Call for Proposals: The IJDT invites submissions of papers to be considered in the Special Issue 10.1 (March 2019), on the occasion of the Journal’s 10th year.
- Deadline for submissions of abstracts: February 9th, 2018
- Decisions on acceptance of abstracts: April 9th, 2018
- Deadline for submissions of full papers (6-8,000 words including refs): August 31st, 2018
- Decisions on acceptance of full papers: November 17th, 2018
Media industries, media services and companies continue to evolve, creating important challenges for policymakers and regulators globally. Many traditional media are impacted, and some may be facing a bleak economic future. New, online networks are exploring new business models for producing news and entertainment. Main drivers for this transformation are globalisation, digitalisation and technological convergence. Socio-cultural media policy objectives, striving to safeguard pluralism, diversity and national culture are battling for prominence with the economic and industrial imperatives of a global free market and open competition. Free market media systems advocate freedom of expression, allowing consumers open market pricing. Critics argue that under a free market capitalist system there is concentration of power and information asymmetry, while public service content is scarce. Is intervention by government policy needed to address these concerns, or is media regulation a thing of the past in the converged digital era?
There is certainly a question of regulatory capacity and remit in the online world. The initial light-touch ‘network’ governance of the internet is under pressure from the tech giants Netflix, Facebook, Twitter, Google, Apple, Microsoft and Amazon. The size and internet presence of these firms has brought issuesof piracy and abuse of copyright to public attention. Do these corporations bear any responsibility for even inadvertently facilitating the increased ease of distribution of terrorist propaganda, hate speech, violence and harassment, and online bullying? Should the current regulatory policy continue? What new national and supranational policy measures might address these issues? Regulating Facebook and Twitter – something unthinkable a few years ago – is now openly discussed. Should policy-makers perceive these large multi-national conglomerates as internet intermediaries or media companies?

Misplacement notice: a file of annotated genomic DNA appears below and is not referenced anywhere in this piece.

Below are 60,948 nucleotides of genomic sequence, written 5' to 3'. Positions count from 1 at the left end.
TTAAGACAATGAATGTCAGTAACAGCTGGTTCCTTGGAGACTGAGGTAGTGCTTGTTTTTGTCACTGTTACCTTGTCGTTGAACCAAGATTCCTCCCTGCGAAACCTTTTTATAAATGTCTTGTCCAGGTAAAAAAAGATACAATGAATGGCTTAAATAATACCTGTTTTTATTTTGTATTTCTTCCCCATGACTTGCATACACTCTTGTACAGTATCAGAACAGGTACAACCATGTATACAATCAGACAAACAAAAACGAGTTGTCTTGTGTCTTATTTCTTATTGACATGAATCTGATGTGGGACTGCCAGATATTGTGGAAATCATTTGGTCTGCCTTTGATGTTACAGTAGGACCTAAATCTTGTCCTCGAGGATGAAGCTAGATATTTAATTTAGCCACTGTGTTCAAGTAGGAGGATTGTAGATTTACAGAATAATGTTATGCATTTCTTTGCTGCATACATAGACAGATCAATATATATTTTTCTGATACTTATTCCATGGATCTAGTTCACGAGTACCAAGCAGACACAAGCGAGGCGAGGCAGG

We invite works to reflect and critically investigate media policies for the future,in relation to both prevailing systems of communication and the systems now emerging around the application of online networks, the rise of cloud computing, and the internet of things. In exploring the implications of media and communication in an interconnected world, we also welcome analysis that reassesses and reimagines sustainability in relation to media openness, transparency, accessibility, and the re-composition of media power. We request submissions focussed on current and future policy topics in an open way, and seek many points of view.
The future facing theme of this Call for Papers signals the broadened scope ofthe /International Journal of Digital Television/that goes beyond digital television to incorporate emerging wider socio-cultural, technological, regulatory and political questions such as the role of ‘digital citizens’, the regulatory environment for the new platform industry, and the role of state regulation in an increasingly global media industry.
We invite you to celebrate the 10^th year of the Journal with us and to take a look into the future of media policy.
Format: All proposals must include a title, up to 8 keywords, author name(s), institutional affiliation(s) and full contact information (mailing address, email address, and telephone number).
Applicants must submit a 300-500 words abstract by February 9th, 2018. The full paper of between 6-8,000 words (including references) should be submitted by August 31st, 2018.
Procedure: All proposals must be submitted through the online system of the Journal, or via email to the Journal’s Editor at P.Iosifidis@city.ac.uk.